Orbit One Communications, Inc. v. Numerex Corp., 2010 WL 4615547 (S.D.N.Y. Oct. 26, 2010) represents a dichotomy in jurisprudence on ESI preservation efforts and the imposition of automatic sanctions. In Orbit One, Magistrate Judge James C. Francis, IV found that regardless of how inadequate a litigant’s preservation efforts may be, sanctions are not appropriate without proof that “information of significance” has been lost. The court determined that the threshold determination must be “whether any material that has been destroyed was likely relevant even for purposes of discovery.” In so holding, the court discussed and diverged from Judge Shira A. Scheindlin’s decision in Pension Committee of the University of Montreal Pension Plan v. Banc of America Securities, LLC, which earlier held that sanctions may be warranted for inadequate preservation efforts even if no relevant evidence is lost. 685 F. Supp.2d 456, 465 (S.D.N.Y. 2010).
In Orbit One, defendant Numerex acquired substantially all of Orbit One’s assets through an asset purchase agreement. Numerex also entered into employment agreements with Orbit One principals and David Ronsen, the founder of Orbit One. Shortly thereafter, Orbit One’s sales became poor and revenues were not meeting projections. On January 7, 2008, Ronsen commenced litigation against Numerex. During discovery, Orbit One’s information technology (“IT”) administrator Christopher Dingman disclosed that he was not informed of the litigation hold regarding the Numerex litigation (or of a litigation hold regarding an earlier instituted matter) and that certain actions taken by him and at Ronsen’s direction resulted in the loss of ESI data from Ronsen’s desktop computer, laptop and email account. Upon discovery that information had been deleted and removed, Numerex sought an adverse jury instruction against Orbit One and Ronsen on the ground that these parties are responsible for the spoliation of electronically stored information.
Judge Francis itemized the instances where Orbit One and Ronsen failed to adopt and implement model preservation procedures, but also observed that the data on Ronsen’s laptop, hard drive, backup disks and email account either had been archived, was uncompromised, was otherwise still retrievable and/or had actually been previously produced. As such, the court concluded that sanctions, particularly the severe sanction of an adverse inference, was not appropriate because there was insufficient evidence that any of Orbit One and Ronsen’s actions resulted in the loss of any “discovery-relevant” information — information that is likely relevant even if only under the broad definition of the Federal Rules. The court noted that sanctions, particularly in the form of an adverse inference, are predicated on the loss of information that is “relevant” to a claim or defense and to “ameliorate any prejudice to the innocent party by filling the evidentiary gap created by the party that destroyed evidence.” Accordingly, the sanction of an adverse inference for inadequate preservation efforts must be tied to a showing of the loss of “discovery-relevant” materials and prejudice to the innocent party, not simply to the spoliating party’s gross negligence or bad faith. Magistrate Judge Francis took issue with Pension Committee for its omission of the discovery-relevance requirement and for the suggestion that sanctions are warranted by a mere showing that a party’s preservation efforts were inadequate. Under that standard, the court reasoned that litigation would become a “gotcha” game between the parties regarding lost information, however inconsequential, rather than a full and fair opportunity to address the merits of a dispute. Thus, Magistrate Judge Francis held that sanctions are only appropriate if the inadequate preservation efforts resulted in the destruction of “discovery-relevant” materials.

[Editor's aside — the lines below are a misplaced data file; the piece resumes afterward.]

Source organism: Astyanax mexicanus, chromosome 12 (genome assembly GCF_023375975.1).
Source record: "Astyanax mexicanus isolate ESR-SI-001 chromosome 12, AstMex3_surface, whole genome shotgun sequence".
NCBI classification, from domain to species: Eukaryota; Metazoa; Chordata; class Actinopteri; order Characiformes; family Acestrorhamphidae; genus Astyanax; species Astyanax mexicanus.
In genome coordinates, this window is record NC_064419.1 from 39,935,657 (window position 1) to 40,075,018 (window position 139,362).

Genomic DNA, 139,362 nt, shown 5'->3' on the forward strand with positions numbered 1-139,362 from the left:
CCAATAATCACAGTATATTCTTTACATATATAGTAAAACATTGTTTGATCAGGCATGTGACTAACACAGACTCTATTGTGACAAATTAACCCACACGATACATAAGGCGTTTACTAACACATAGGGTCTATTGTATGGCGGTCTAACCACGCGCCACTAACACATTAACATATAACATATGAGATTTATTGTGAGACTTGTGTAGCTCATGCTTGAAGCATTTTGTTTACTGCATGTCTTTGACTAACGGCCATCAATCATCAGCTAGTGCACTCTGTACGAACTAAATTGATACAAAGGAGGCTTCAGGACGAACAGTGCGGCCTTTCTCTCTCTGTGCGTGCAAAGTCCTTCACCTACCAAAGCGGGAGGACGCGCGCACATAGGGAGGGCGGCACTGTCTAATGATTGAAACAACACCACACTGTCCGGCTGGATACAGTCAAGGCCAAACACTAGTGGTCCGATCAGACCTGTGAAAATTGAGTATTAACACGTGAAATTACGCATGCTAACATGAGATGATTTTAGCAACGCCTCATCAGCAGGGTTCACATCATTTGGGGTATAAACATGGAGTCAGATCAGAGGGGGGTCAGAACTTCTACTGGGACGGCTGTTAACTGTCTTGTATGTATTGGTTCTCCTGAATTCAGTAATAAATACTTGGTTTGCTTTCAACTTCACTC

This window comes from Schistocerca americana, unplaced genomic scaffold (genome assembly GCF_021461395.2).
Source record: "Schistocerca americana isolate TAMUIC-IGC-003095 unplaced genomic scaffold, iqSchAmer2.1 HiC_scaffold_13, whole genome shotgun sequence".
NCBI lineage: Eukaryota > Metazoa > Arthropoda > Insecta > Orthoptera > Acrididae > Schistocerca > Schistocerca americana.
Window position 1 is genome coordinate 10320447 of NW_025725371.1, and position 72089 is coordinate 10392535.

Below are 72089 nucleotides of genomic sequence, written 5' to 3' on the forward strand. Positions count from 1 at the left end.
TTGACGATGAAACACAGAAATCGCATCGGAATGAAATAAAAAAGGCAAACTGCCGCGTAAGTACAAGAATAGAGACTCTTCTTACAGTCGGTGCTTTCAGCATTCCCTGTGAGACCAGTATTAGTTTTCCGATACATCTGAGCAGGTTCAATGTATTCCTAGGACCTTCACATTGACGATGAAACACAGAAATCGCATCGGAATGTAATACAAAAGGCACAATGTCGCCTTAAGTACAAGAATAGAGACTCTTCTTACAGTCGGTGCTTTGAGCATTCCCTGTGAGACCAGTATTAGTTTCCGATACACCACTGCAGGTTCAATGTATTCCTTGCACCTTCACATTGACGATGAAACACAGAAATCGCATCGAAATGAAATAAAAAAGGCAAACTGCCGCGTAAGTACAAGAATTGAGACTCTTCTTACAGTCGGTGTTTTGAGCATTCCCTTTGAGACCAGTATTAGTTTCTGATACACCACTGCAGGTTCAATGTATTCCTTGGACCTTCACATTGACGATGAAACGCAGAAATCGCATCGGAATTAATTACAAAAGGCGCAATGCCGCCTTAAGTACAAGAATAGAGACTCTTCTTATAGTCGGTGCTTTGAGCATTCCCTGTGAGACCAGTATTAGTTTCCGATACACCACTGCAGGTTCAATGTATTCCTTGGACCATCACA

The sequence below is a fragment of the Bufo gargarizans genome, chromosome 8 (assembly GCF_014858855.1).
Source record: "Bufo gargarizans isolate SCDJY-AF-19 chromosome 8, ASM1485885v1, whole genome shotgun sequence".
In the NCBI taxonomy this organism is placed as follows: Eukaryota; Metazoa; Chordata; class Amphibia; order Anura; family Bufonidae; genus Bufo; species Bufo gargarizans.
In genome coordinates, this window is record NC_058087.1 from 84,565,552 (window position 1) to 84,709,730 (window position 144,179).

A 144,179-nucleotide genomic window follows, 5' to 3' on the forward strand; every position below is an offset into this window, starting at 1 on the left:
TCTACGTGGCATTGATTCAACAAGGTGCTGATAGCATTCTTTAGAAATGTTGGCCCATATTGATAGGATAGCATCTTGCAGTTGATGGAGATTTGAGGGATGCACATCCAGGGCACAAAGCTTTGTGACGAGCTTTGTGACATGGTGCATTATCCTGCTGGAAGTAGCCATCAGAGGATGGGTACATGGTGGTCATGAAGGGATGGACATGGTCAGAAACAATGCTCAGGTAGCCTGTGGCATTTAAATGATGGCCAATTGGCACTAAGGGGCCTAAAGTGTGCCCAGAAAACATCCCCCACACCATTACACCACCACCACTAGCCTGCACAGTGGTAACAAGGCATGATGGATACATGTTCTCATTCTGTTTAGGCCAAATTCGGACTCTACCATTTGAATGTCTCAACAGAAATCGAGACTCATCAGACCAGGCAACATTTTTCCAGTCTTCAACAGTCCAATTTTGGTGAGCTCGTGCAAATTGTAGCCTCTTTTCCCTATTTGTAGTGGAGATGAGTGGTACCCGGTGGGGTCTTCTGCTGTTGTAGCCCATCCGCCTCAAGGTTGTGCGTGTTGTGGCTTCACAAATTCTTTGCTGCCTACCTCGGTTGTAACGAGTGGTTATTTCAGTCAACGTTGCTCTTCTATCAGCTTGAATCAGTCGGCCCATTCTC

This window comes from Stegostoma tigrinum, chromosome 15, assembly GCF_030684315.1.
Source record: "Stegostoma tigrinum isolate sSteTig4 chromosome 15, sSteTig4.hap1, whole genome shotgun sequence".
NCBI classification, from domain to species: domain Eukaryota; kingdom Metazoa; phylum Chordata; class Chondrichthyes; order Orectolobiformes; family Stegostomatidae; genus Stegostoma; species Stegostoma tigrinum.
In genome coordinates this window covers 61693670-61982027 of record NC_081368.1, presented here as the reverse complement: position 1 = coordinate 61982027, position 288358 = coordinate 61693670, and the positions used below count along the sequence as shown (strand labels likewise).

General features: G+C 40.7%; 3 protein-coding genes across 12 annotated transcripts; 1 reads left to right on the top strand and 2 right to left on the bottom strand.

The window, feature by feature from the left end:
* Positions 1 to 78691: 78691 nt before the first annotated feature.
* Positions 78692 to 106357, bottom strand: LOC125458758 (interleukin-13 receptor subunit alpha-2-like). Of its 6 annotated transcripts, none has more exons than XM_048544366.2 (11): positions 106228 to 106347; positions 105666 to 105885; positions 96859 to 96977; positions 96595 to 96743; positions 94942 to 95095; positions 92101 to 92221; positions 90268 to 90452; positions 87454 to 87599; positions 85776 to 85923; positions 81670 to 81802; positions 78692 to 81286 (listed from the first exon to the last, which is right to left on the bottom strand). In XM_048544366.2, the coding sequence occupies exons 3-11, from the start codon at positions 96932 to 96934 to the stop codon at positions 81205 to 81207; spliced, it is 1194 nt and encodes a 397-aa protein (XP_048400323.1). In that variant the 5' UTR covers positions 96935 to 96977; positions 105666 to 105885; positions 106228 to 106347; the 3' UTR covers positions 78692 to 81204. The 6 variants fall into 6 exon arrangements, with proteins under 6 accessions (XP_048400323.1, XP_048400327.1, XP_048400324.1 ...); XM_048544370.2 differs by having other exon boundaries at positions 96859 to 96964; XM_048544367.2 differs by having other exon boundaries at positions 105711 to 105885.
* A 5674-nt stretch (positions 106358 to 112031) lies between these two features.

The law on sanctions, spoliation and preservation efforts favors a factored analysis approach to the imposition of sanctions, rather than a categorical approach that ignores culpability or the lack of any real damage to the innocent party. Thus, most courts have held that sanctions for the destruction of ESI data should be dictated by circumstances of individual cases and should only be imposed if discovery relevant material has been destroyed. Nonetheless, this contrast of opinions between two highly respected jurists and e-discovery specialists from the same jurisdiction highlights the controversial and constantly evolving nature of these principles, and cautions that the most prudent course is to always engage in broad, methodical and well-documented preservation practices.